The Ross Institute of New Jersey (RI), sponsor of CultNews, was threatened and then included in the Garvey/Bergin lawsuit after refusing to remove a single link to the Wind of Changes Web site and a brief remark posted at “Flaming Websites” in response to allegations made by the Millers.

RI was dismissed from the GWP litigation last year.

Responding to the settlement announced this week Judy Garvey told the press, “It shows that we were telling the truth,” reported Foster’s Sunday Citizen.

Garvey and Bergin’s lawyer Jerroll Crouter said, “Now we see the Gentle Wind Project has admitted that claims about the healing instruments are false. The damage to their reputation was caused by their own misrepresentations. We believe the defamation claims should be dismissed.”

Mary Miller seemingly is clinging to the idea that GWP will somehow continue its litigation against Garvey/Bergin.

However, the Miller’s lawyer Daniel Rosenthal of Verrill Dana seems to have other ideas. A motion has been filed by the Portland law firm to vacate the case as counsel, and a reliable source has told CultNews this was probably the result of the Millers not paying their legal bills.

Apparently Verrill Dana may become one of those standing in line for money dispersed by the AG through the liquidation of GWP assets.

Mary Miller boasted that GWP would continue, albeit outside the state of Maine, reported the Portland Press Herald.

“We have a very large group of volunteers all around the world,” she said.

Assistant Attorney General Carolyn Silsby lamented, “We would love to see Gentle Wind stop making their claims everywhere, but we can only enforce the laws of the state of Maine.”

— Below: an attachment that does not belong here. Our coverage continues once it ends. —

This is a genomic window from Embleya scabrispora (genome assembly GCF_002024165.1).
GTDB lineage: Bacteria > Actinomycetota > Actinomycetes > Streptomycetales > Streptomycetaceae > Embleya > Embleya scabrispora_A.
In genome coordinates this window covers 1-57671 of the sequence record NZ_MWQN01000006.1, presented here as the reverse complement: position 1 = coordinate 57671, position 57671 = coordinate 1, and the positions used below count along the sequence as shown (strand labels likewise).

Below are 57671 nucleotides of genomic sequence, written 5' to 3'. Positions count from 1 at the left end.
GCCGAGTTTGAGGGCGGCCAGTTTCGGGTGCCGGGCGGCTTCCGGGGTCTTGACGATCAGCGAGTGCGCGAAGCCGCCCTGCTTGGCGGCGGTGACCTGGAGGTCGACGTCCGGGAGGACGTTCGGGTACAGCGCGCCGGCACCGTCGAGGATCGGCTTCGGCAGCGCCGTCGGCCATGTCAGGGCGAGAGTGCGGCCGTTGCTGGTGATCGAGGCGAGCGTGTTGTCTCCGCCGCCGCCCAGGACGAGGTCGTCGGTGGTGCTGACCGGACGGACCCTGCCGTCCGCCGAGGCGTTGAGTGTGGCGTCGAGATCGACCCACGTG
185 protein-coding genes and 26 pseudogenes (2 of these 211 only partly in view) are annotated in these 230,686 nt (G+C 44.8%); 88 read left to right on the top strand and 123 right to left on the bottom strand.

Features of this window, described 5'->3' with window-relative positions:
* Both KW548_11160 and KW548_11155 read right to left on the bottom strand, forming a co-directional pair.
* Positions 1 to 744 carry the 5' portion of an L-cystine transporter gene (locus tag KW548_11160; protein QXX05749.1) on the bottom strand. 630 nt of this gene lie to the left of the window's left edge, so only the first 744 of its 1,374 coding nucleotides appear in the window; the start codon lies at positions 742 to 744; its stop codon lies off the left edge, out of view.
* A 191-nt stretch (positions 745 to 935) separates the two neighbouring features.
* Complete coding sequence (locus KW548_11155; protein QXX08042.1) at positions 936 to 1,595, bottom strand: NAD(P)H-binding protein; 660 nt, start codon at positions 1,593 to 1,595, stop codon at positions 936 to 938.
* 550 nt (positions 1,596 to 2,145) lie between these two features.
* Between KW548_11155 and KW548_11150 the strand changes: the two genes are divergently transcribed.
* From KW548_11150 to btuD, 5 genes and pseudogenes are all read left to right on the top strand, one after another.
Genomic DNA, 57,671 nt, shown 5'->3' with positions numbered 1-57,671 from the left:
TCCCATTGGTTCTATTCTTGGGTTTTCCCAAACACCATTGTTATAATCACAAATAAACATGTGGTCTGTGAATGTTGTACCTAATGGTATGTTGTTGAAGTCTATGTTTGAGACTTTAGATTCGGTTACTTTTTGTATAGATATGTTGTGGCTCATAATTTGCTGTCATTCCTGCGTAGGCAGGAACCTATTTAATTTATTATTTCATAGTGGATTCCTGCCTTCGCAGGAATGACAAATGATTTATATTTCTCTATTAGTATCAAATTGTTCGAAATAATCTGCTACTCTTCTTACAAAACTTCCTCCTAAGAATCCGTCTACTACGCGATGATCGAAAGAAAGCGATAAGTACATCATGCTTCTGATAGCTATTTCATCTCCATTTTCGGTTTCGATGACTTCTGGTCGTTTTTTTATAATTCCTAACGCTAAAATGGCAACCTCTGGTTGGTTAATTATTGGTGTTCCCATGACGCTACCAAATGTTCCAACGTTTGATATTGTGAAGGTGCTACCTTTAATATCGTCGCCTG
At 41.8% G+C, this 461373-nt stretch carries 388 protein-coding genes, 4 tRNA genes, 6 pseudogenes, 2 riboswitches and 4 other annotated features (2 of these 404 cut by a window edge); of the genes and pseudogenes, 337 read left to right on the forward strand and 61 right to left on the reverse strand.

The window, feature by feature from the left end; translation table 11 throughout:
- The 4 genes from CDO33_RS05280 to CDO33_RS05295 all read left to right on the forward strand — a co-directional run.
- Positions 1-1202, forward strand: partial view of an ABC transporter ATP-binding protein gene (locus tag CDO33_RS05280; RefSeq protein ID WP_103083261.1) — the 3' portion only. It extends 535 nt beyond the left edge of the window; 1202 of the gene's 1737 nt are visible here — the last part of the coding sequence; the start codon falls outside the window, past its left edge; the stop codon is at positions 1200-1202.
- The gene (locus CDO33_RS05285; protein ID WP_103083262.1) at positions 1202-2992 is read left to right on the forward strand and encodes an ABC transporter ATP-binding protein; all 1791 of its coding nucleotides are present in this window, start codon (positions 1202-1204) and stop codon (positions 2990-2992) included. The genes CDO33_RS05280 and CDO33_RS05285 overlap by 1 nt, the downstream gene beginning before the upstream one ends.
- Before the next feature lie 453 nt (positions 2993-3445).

puck anyone?Perhaps with Maine leading the way other state attorney generals will follow suit through similar actions across the United States, especially given the admissions the Millers have made in the consent decree, which is now a matter of public record.

According to the AG of Maine GWP distributed “more than $500,000 in so-called medical grants to patients who were asked to use and advocate for the instruments” reported Foster’s Sunday Citizen.

Robert Lang, a doctor in Connecticut and reportedly an associate professor at Yale University’s School of Nursing, touted GWP publicly and says that he hands out the Miller’s plastic paraphernalia to his patients.

“I thought they were doing a very honorable thing,” Lang told the press.

However, the AG’s investigation concluded otherwise and that there is no scientific evidence whatsoever to support GWP claims concerning its “healing instruments.”

GWP declared assets of $1.3 million in August 2004 and John Miller received a salary of $70,270. The supposed nonprofit charity seemed to have become something like a “cash cow” for the Millers, which they milked for their personal benefit.

GWP has become an example of how the “Information Age,” has changed the study of groups called “cults.”

So-called “cults” often rely upon the control of information, but the Internet has increasingly made that impossible.

GWP was once a relatively obscure group, but now information about the Millers and their “healing instruments” has become ubiquitous through the Internet.

Anyone with Internet access can now instantly learn why the Millers were shut down in Maine. And also read their tacit admissions of wrongdoing through the court’s consent decree and order, which they signed as part of their settlement agreement.

CultNews reported previously how the Gentle Wind blew it by suing Judy Garvey and Jim Bergin.

If the Millers had not initiated that litigation GWP might have gotten by unnoticed and not drawn the attention of law enforcement. But by filing a lawsuit against their former followers and others the Millers provided a platform for grievances against them and drew increasing media attention, which ultimately paved the way to GWP’s demise.